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Hat Monster
2002-Apr-20, 04:42 AM
Page 256 states "you can see the liquid in his straw go back down after he finishes sipping. Since there is no gravity on the shuttle, the liquid would stay drawn up the straw"

Capilliary action comes into it too. This may actually draw the liquid down anyway. Anybody know for sure?

johnwitts
2002-Apr-20, 10:09 AM
This has actually been discussed at the IMBd site, as part of their 'bloopers' section. My guess is, if it's a carton with drink in, it must have some sort of bladder inside to stop the liquid floating around. If it was left to float around, every so often, a loud rude noise would occur as air got sucked up the straw. This bladder would have to be squeezed by air inside the carton, as the liquid went up the straw. That would mean some vent of some sort would be needed in the box to allow the air in. I suggest that this vent would be calibrated to allow enough air in to allow the liquid to be drunk, but would shut off just short of pressure equalization, to draw the liquid back down into the carton, thus saving having to mop up floating droplets of orange juice etc.

I have way too much time on my hands.

Donnie B.
2002-Apr-20, 12:00 PM
It's pretty easy to rationalize this "error" -- far more so than the billowing dust on the Moon, or the drifting stars in the Discovery sequences.

Consider: the shuttle in question was a commercial passenger spacecraft. Its food service was intended for ordinary citizens, not professional astronauts. Therefore, the food service items would be designed to limit "oopses" like having globs of strained peas or orange juice floating around the cabin.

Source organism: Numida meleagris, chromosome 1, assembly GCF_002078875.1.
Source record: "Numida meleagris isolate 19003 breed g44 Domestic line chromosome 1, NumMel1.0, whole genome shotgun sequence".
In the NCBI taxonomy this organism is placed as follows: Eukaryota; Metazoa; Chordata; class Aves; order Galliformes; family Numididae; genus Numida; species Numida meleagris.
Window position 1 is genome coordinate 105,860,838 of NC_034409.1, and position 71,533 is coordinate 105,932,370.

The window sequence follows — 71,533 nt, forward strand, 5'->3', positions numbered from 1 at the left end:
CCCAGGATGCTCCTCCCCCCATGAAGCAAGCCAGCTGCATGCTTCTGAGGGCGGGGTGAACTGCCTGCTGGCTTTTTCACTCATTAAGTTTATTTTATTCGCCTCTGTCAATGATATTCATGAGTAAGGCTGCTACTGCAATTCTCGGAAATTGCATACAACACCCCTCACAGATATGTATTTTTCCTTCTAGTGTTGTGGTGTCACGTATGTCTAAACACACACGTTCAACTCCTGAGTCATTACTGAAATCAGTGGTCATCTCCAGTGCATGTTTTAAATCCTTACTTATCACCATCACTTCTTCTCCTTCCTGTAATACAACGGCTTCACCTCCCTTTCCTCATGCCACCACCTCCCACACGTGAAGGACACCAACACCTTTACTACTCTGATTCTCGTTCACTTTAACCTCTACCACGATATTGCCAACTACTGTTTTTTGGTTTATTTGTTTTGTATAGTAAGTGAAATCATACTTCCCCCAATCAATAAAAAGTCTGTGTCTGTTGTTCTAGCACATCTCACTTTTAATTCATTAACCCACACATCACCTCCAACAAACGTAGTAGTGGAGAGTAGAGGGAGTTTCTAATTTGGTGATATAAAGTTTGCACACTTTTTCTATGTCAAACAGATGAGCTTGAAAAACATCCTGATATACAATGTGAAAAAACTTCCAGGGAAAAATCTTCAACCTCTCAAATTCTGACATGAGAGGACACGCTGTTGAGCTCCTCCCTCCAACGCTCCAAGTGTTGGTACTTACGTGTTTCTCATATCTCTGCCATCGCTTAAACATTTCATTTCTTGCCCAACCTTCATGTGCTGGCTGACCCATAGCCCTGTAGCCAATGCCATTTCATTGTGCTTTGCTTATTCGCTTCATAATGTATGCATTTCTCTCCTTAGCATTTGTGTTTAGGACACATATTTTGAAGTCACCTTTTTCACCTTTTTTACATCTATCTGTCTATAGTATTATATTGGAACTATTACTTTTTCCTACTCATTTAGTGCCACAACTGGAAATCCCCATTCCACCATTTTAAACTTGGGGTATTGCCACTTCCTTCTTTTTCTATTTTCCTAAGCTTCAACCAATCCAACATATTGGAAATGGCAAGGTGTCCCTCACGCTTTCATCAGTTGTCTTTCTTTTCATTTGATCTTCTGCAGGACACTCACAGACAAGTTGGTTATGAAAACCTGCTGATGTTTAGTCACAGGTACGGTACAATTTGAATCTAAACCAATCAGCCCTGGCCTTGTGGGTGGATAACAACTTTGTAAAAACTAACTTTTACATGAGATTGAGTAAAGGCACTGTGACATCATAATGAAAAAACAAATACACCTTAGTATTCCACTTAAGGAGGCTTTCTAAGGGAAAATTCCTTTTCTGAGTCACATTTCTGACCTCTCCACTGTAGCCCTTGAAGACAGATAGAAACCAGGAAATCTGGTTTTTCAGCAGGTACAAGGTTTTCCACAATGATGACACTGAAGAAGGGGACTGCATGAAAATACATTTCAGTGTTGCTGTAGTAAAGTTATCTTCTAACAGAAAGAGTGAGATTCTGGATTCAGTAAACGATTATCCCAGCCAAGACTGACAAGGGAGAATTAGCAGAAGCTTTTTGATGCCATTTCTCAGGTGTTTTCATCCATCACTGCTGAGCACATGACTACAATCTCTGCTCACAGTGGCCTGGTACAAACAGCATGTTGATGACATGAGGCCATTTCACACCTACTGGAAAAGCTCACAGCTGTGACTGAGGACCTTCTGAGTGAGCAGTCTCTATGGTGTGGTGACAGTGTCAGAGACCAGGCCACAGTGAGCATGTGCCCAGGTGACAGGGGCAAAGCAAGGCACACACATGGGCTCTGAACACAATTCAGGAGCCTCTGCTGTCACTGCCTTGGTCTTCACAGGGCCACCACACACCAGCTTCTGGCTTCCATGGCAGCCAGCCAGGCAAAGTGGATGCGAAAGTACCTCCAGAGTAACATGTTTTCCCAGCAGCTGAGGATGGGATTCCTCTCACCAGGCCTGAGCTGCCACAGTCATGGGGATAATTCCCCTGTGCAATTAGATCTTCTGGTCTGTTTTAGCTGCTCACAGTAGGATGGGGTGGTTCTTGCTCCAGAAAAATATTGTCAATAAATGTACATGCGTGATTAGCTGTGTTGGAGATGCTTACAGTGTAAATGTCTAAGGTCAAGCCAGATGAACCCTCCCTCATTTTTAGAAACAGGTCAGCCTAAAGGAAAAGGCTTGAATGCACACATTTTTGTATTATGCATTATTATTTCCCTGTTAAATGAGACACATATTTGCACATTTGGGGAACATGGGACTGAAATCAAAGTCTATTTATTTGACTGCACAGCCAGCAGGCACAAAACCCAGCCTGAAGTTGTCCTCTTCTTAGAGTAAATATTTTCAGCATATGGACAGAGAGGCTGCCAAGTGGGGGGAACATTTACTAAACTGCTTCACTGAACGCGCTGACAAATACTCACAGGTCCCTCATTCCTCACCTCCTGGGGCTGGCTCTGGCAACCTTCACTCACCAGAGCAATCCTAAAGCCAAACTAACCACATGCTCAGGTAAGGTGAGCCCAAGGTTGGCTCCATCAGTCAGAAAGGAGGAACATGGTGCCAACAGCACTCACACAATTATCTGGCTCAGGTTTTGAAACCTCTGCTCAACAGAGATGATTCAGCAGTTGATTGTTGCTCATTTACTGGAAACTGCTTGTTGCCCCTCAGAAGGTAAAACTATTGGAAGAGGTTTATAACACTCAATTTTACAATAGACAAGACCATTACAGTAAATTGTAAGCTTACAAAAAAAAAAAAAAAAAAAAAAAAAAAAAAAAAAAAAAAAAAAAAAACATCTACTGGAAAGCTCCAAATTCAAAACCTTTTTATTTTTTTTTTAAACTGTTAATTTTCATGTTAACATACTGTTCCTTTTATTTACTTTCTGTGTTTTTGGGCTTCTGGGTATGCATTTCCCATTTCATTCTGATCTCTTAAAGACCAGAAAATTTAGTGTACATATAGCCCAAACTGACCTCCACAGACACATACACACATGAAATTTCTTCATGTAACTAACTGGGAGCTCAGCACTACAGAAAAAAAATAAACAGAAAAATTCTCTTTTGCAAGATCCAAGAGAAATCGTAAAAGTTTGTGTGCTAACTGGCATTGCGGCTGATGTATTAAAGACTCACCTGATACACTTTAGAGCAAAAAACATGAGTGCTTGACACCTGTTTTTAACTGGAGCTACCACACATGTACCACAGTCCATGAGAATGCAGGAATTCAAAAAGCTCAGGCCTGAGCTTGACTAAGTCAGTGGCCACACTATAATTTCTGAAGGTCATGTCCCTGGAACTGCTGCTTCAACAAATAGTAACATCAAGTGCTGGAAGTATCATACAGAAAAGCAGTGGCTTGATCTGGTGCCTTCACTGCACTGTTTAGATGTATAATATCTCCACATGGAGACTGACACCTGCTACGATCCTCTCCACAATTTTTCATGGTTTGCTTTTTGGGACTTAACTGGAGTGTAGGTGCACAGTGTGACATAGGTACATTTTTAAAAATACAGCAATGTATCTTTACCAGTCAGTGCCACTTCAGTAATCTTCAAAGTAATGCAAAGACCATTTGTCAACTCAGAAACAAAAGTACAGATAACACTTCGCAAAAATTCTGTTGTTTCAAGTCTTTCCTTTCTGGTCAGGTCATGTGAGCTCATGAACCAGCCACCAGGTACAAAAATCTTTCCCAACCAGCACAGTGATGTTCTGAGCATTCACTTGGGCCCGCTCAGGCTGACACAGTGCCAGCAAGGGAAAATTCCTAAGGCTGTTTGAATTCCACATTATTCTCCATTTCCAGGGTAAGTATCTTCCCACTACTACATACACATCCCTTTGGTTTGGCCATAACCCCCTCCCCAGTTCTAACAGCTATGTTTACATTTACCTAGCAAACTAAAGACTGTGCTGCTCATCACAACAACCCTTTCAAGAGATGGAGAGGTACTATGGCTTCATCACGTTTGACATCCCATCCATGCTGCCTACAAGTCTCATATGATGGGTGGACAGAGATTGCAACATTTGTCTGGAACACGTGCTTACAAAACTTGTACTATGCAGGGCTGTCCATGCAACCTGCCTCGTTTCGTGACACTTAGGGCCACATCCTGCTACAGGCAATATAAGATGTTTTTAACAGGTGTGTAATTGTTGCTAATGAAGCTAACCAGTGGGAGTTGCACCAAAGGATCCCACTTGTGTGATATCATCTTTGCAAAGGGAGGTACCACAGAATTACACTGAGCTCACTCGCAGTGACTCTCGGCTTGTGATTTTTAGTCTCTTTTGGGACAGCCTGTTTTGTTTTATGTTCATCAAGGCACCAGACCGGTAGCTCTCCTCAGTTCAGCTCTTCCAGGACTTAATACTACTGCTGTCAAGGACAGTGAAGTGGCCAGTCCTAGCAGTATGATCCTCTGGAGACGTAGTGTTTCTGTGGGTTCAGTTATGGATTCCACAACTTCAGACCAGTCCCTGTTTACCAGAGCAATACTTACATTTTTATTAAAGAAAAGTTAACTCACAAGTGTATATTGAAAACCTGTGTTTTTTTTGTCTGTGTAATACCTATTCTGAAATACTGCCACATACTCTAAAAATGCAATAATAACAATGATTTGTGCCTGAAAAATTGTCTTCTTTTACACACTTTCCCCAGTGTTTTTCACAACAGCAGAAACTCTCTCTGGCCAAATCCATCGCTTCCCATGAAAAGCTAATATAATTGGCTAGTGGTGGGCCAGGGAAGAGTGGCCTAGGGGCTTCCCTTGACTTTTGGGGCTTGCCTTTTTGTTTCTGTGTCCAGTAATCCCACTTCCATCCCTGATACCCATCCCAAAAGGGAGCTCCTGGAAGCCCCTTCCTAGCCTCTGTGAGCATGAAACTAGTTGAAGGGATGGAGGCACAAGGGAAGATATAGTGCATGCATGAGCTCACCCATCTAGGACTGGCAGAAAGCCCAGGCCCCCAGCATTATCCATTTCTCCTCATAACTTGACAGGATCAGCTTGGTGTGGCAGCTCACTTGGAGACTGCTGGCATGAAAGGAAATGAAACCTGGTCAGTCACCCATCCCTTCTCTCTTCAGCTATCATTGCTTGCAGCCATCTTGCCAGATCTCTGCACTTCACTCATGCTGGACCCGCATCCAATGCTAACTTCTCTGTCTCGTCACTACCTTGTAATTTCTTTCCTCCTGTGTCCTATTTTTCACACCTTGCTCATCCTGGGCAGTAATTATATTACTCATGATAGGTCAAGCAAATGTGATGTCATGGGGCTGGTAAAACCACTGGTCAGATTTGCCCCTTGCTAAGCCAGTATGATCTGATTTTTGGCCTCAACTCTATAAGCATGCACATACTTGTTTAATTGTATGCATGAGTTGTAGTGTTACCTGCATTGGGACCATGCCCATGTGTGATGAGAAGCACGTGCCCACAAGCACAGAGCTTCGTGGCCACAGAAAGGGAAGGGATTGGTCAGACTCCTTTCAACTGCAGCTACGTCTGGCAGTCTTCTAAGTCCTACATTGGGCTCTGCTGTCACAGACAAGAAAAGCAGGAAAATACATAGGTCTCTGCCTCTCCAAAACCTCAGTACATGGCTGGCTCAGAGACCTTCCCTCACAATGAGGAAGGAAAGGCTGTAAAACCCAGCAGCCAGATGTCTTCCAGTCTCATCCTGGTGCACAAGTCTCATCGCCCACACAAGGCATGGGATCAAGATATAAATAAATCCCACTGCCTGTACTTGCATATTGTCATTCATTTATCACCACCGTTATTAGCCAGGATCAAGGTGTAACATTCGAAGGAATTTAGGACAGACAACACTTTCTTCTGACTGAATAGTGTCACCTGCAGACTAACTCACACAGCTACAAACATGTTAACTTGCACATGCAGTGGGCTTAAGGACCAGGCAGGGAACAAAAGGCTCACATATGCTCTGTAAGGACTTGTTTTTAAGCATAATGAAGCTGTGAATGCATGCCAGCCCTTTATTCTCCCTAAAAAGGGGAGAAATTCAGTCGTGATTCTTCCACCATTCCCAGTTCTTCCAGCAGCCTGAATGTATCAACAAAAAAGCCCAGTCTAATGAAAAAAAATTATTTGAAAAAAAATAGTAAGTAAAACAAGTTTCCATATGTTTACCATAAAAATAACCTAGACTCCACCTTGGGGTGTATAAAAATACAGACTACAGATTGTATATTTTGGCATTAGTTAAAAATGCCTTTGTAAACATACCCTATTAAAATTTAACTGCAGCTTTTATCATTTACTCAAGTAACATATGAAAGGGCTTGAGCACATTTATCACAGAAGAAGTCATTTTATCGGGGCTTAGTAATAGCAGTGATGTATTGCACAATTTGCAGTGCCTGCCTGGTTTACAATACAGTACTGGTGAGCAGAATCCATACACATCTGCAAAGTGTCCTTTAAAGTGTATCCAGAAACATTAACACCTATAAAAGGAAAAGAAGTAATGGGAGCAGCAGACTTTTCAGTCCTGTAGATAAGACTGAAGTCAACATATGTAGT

I envision the design something like this: the food or beverage is in a flexible plastic bladder (which may in turn be contained in outer packaging). When you suck on the straw, the bladder deforms and collapses. When you remove your mouth, the bladder material has enough "memory" to try to expand to its original shape; this draws the food in the straw back into the bladder, preventing it from leaking out the end of the straw.

Having a bit of air in your next sip is a lot less of a problem than having gloop floating all over the place!

Silas
2002-Apr-21, 12:12 AM
For what it's worth, capillary action would draw the liquid *up* the straw... But since the straw is of a fairly large diameter, the capillary force would be very small.

(It's wonderful fun: if you put a small enough pipette into water, you can actually get a momentary jet of water into the air!)

Silas